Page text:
“Thinking about Strategy and Security”
Topic: Arms Control and Disarmament
The issue of non-proliferation of nuclear weapons is critical today as the ability to split the atom may be possible not only for the so-called rogue states, namely Iran and North Korea, but also for terrorist groups. Opinions vary on how to prevent and manage nuclear non-proliferation: among them is advice on how to eliminate the gaps in the non-proliferation regime; a new doctrine of preemption violating the sovereignty of a state; making the misuse of nuclear programmes impractical; control of rogue states’ desire to obtain nuclear weapons and cooperation with nuclear states – non-parties of the Non-Proliferation Treaty (NPT). The aim of my work is to compare the views mentioned above by focusing on five articles by different scholars concerning the topic of nuclear non-proliferation. To conclude, I will assess what may be the optimal solution to stop the spread of nuclear weapons and prevent their acquisition by terrorists. Although this issue is important for the whole international community, it is particularly acute for the United States (US), which is one of the main actors influencing non-proliferation. The recommendations of researchers on how to prevent proliferation are directed mainly at the US policy-makers.
In his “Nuclear Weapons and the Grand Bargain”, Leonard Weiss suggests that the problem of proliferation, despite the signing of the NPT, was mainly caused by the violation of its norms not only by NPT non-nuclear states, but the nuclear powers as well. Thus Article I, which prohibits the nuclear weapon states – the US, Soviet Union, China, France and the UK– from assisting non-nuclear states in obtaining nuclear arms, was directly or indirectly violated. Weiss argues “every country that has decided to make nuclear weapons since the end of the World War II received assistance in its nuclear endeavor either as a result of scientific collaboration with the US or other states with nuclear weapons or via espionage”. According to Weiss, the potential for proliferation will exist unless the nuclear powers themselves comply with another important obligation of NPT, that is, Article IV which calls upon nations to eliminate their nuclear arsenals. Although both Russia and the US have proclaimed their commitment to disarmament, they continue to store rather than dismantle nuclear warheads, which can be quickly redeployed when needed. This fact alongside with the US refusal to sign the Comprehensive Test Ban Treaty, the US withdrawal from the Anti-Ballistic Missile Treaty signals to the non-nuclear states that nuclear status is prestigious and beneficial. Possessing nuclear arsenals contains a threat in itself since terrorists are seeking the arsenals which exist, whereas nonexistent weapons would not fall into the wrong hands.
A similar view of “no nuclear weapons no nuclear terrorism” may be found in Graham Allison’s “How to stop Nuclear Terror”. The author suggests that the Bush administration should pursue a more constructive strategy based on three “No’s”: no loose nukes, no new nascent nukes, and no new nuclear states. According to Allison, more attention should be paid to the fact that hundreds of weapons are stored in conditions that make them vulnerable to theft by criminals who would sell them to terrorists. In case of a nuclear attack on the US, argues Allison, the question of the supplier of the arms to terrorists would not be easy to answer though it surely will be clear that the blame is on unsecured nuclear arsenals and its components. Putting a new “International Security Standard” on all nuclear weapons and materials could ensure the security of the arms from theft. This “no loose nukes” principle has then to be followed by the demand of nuclear powers namely the US and Russia to extract all nascent nukes from all other countries, which in turn, had carried out their nuclear research programmes with the help of the former.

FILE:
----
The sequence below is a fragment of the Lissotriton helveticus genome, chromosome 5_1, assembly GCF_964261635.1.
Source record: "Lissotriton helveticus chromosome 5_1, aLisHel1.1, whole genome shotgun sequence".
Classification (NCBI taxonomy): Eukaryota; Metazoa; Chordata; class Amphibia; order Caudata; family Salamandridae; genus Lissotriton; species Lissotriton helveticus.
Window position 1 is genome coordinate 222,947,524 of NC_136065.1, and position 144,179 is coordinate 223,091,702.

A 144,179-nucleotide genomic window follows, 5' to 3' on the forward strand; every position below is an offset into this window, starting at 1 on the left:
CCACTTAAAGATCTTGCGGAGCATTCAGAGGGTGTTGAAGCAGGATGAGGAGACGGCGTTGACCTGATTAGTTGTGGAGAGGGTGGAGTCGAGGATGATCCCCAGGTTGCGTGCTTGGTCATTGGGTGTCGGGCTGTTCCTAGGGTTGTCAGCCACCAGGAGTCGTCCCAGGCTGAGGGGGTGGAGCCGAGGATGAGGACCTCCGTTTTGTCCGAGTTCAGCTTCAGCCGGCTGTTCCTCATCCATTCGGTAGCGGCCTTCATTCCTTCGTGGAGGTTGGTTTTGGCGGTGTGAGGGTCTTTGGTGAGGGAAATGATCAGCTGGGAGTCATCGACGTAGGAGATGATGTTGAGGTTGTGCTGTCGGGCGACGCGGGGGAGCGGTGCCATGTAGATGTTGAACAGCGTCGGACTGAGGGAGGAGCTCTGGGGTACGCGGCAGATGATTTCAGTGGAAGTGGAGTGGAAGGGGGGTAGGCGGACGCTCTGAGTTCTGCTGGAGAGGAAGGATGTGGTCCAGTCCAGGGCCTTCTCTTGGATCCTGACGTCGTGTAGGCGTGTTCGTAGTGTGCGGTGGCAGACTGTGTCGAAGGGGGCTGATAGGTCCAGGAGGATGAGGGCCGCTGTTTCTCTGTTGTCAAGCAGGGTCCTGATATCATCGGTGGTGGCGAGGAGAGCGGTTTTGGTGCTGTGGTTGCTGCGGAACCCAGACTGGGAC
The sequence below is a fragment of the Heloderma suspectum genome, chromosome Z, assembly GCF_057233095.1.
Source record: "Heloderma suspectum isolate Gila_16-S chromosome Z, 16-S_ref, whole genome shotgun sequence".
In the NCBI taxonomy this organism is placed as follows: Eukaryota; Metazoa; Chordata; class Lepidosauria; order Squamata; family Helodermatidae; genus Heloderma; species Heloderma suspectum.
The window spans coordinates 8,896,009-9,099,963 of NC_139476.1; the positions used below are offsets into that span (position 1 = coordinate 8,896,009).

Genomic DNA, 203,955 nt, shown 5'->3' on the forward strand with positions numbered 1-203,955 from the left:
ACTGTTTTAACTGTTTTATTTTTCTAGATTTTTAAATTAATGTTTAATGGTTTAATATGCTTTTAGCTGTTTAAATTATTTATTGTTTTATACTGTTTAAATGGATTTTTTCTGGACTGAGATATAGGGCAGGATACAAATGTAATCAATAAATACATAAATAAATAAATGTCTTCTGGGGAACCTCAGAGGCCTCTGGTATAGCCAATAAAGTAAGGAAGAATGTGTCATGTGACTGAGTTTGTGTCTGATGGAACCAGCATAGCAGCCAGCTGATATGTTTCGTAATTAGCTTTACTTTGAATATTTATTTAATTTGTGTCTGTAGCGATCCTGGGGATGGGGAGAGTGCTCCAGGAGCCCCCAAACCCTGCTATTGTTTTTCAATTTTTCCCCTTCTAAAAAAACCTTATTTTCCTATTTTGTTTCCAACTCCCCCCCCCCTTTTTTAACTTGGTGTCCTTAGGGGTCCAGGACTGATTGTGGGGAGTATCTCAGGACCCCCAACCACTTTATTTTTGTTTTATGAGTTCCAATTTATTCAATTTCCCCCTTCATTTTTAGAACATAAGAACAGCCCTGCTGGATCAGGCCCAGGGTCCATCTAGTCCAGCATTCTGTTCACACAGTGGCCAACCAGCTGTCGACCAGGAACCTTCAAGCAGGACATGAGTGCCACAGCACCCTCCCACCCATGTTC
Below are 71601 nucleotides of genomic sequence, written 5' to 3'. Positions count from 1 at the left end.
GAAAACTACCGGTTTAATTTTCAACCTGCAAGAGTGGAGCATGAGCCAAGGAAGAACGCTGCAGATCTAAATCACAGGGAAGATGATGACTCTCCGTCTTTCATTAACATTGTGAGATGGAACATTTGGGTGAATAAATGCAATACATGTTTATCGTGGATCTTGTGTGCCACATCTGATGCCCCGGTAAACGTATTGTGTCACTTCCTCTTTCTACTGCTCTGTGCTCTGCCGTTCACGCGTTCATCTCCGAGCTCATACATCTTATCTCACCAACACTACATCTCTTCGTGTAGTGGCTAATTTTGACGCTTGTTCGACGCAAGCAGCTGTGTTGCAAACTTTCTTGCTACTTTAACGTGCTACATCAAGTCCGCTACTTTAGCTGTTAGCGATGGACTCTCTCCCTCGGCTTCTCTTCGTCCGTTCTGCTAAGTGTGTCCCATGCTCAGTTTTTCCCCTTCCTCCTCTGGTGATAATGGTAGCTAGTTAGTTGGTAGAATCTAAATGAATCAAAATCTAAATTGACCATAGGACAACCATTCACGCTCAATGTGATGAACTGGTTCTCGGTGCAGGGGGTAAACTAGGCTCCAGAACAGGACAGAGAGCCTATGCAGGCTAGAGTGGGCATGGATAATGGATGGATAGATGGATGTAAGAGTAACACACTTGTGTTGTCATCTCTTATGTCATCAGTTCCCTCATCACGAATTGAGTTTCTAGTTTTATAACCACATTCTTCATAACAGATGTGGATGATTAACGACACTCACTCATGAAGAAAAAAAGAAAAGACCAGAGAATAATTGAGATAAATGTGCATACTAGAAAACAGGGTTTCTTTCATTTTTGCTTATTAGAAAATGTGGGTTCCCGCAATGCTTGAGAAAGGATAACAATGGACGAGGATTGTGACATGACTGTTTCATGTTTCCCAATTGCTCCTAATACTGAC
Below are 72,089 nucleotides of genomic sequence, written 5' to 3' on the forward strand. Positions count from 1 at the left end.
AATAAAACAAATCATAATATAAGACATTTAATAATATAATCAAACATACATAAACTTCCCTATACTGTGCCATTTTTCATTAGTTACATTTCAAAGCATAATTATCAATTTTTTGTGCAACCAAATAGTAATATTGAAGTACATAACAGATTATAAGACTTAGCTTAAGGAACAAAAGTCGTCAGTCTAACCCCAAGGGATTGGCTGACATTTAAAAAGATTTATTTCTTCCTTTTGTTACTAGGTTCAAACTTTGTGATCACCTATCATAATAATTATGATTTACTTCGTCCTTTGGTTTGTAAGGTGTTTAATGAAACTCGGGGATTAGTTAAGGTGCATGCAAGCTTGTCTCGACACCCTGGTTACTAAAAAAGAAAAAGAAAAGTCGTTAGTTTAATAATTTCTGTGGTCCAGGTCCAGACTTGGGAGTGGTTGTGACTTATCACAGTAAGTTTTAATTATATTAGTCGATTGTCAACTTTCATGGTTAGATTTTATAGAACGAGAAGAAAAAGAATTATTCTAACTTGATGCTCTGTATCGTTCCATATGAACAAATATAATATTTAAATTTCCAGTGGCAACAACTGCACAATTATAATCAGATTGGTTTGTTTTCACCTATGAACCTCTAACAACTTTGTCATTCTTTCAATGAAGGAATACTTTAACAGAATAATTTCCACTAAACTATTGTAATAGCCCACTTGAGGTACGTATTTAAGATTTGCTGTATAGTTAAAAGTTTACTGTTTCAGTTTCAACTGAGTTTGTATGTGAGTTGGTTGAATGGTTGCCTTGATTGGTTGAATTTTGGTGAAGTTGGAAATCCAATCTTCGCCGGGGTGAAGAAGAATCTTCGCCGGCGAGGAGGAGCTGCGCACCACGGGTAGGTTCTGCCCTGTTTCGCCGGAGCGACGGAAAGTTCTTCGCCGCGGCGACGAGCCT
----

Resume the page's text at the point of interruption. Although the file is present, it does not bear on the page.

The “no nascent nukes” method also proposes that nuclear aspirants such as North Korea and Iran should stop producing heavy-enriched uranium and plutonium under international control of the International Atomic Energy Agency (IAEA). In dealing with North Korea and Iran, Allison suggests that the goal of regime change not be emphasized but rather that these states are denied the material from which arms can be produced. This seems to be more practical and legitimate than overthrowing the established governments. Allison argues that the US war on nuclear terrorism cannot be done unilaterally and needs the mobilization of all great powers against the threat. The formation of this alliance should include Russia and other nuclear states including the de-facto nuclear powers of India and Pakistan. Like Weiss, Allison also suggests that the US and Russia should recognize their obligations to address this problem by accelerating their current programmes to reduce their arsenals which make 95 per cent of all nuclear weapons and materials. Both Weiss and Allison underline the importance of eliminating nuclear weapons and threats from international affairs, i.e., de-emphasize nuclear weapons in a country’s strategic posture for enhancing security.
On the other hand, in the article, “A duty to prevent” by Lee Feinstein and Anne-Marie Slaughter, the authors don’t emphasize the nuclear states’ efforts to reduce their nuclear arms. They instead stress that the threat posed by rogue states and terrorists require not a reactive but a proactive collective action of the international community even at the risk of violating sovereignty. Pointing to the fact that the UN principles, which date back to the end of the World War II, can no longer be fully appropriate for the realm of the XXI century, the authors suggest that the international commissions’ ”Responsibility to Protect” project of 2001 should be a leitmotif for the states willing to counter the humanitarian crisis and nuclear proliferation collectively. It is implied that the link between humanitarian concerns and the threat of weapons of mass destruction (WMD) possession by terrorists is evident, as the governments which lack internal constraints on their power from acquiring and transporting the WMD are, therefore, twice as dangerous. However “a duty to prevent” is valid not for all closed societies with WMD, but for those where the duty can produce beneficial results. In this case, it may be suggested that it should be applied to North Korea and Iran. The authors offer to target regimes not weapons. Labelling potential targets of preemption as “abnormal”, “undemocratic”, “brutal” and “irrational”, the authors claim these two should not be treated like other states; hence, a violation of sovereignty can be justified. However, the fact that the illiberal regime of Pakistan is not anti-American and it does possess nuclear weapons and enjoys tacit support of the US, can make one skeptical of proposals to distinguish between moral and immoral nuclear states.